The first time I came to Spain was in the spring of 2005, and at the risk of sounding cliché, I can say that I remember it like it was yesterday. I was 15-years-old and went to Malaga on a weeklong trip with my Spanish class. A week may not seem like much, but in those seven days, my Spanish improved dramatically, and I learned a ton about Spanish history and culture.There’s nothing like full immersion in another country to teach you all those little things that a textbook will never cover. During my first trip to Spain, one of those unforeseen learning curves came in the form of what should’ve been the simplest and most important meal of the day: breakfast.
You see, Spaniards like to keep their breakfasts light and not too complicated. So much so that most cafes and bars (yes, you go to bars to get breakfast) don’t even post a breakfast menu. You just have to know what to order, and that was where my confusion began. After a few days of bearing with my growling stomach distracting me from my morning grammar classes, I finally figured out what a Spanish breakfast consisted of. Now, with a year of living in Spain under my belt, I have become an expert.
Whether you’re coming here for a week or for forever, allow me to break down this whole Spanish breakfast thing and save you from the pain of a long morning on an empty stomach.
…Con Aceite y Tomate
…Con Aceite, Tomate y Jamón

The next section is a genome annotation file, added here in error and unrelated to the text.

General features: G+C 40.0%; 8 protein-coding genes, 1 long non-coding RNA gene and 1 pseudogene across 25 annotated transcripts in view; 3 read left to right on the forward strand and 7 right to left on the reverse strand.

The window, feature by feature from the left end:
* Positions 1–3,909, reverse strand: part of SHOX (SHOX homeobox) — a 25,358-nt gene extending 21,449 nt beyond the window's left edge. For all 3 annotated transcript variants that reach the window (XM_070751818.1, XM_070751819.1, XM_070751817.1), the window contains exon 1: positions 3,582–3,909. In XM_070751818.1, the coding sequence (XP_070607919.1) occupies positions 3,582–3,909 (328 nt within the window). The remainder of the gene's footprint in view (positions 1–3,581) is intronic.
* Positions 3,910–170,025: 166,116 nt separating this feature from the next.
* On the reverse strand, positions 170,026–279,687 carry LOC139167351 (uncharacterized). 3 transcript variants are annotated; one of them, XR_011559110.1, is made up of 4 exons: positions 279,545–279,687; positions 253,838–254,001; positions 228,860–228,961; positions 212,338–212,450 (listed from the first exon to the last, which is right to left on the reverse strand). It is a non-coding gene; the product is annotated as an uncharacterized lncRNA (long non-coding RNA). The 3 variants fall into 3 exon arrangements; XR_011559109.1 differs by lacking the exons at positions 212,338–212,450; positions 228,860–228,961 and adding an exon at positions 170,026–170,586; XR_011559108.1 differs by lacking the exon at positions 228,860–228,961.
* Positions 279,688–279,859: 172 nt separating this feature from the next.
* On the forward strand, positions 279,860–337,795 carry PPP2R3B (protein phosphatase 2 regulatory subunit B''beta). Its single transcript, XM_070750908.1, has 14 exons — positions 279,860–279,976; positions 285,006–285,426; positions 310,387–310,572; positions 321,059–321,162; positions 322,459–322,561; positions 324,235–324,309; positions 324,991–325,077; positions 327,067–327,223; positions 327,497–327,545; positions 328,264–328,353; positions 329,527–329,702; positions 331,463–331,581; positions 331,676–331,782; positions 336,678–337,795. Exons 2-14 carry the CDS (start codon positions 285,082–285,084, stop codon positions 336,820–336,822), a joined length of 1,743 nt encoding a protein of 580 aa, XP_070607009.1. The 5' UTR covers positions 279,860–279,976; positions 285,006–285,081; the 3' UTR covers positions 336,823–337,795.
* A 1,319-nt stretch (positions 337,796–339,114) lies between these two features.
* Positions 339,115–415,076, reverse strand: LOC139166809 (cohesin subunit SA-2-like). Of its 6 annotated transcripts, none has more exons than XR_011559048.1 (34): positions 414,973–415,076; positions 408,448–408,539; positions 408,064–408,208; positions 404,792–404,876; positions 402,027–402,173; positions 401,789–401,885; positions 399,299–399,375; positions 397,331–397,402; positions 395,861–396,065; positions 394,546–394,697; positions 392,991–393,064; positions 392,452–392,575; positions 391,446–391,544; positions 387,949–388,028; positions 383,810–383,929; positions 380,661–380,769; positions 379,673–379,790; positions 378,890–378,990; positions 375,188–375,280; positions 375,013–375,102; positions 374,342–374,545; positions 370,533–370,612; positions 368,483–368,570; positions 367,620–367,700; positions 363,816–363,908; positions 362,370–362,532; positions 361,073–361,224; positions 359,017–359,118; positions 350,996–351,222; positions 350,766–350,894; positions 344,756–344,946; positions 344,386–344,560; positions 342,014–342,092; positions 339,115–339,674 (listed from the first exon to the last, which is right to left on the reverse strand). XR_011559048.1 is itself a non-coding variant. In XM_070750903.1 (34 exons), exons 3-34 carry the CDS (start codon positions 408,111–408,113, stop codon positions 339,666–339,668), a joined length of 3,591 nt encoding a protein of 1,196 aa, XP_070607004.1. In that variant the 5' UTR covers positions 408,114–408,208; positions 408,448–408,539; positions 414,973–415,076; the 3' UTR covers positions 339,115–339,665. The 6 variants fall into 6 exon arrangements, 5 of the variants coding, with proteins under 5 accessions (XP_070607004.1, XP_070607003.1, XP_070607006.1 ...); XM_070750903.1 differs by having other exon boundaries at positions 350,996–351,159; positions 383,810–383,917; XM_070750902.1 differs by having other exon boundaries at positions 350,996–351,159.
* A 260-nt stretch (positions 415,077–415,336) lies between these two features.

You know what aceite means and you know what tomate means, now if we add jamón to vocabulary, you’ll have the ingredients for the mother of all Spanish breakfasts, the trifecta of the perfect morning pick me up. Jamón is the Spanish word for ham, but this isn’t your run of the mill deli meat kind of ham. This is Serrano ham. The pride and joy of Spain. The golden child of their cuisine. This kind of ham will always come fresh off the leg of a pig, which they keep right in the restaurant. I must admit that I freaked out a little bit the first time I saw the giant pig leg sitting on a restaurant countertop, but for Spaniards and now for me too, it’s as normal and natural as breathing.
So, una tostada con aceite, tomate y jamón is toast with olive oil, tomatoes (usually minced) and ham. If you’re not a fan of jamón Serrano, Spaniards will deem you as a blasphemous tourist and say you’re missing out on the best thing life has to offer, but they will allow you to order jamón york instead which is the typical deli meat ham you’re probably used to. If you don’t specify though, you will definitely get the jamón Serrano. The taste may be a little strong at first, but this is by far the most popular of all the tostadas. If you get some good quality ham, you’ll be in a carnivore’s heaven so I recommend giving it a try at least once.
Churros Con Chocolate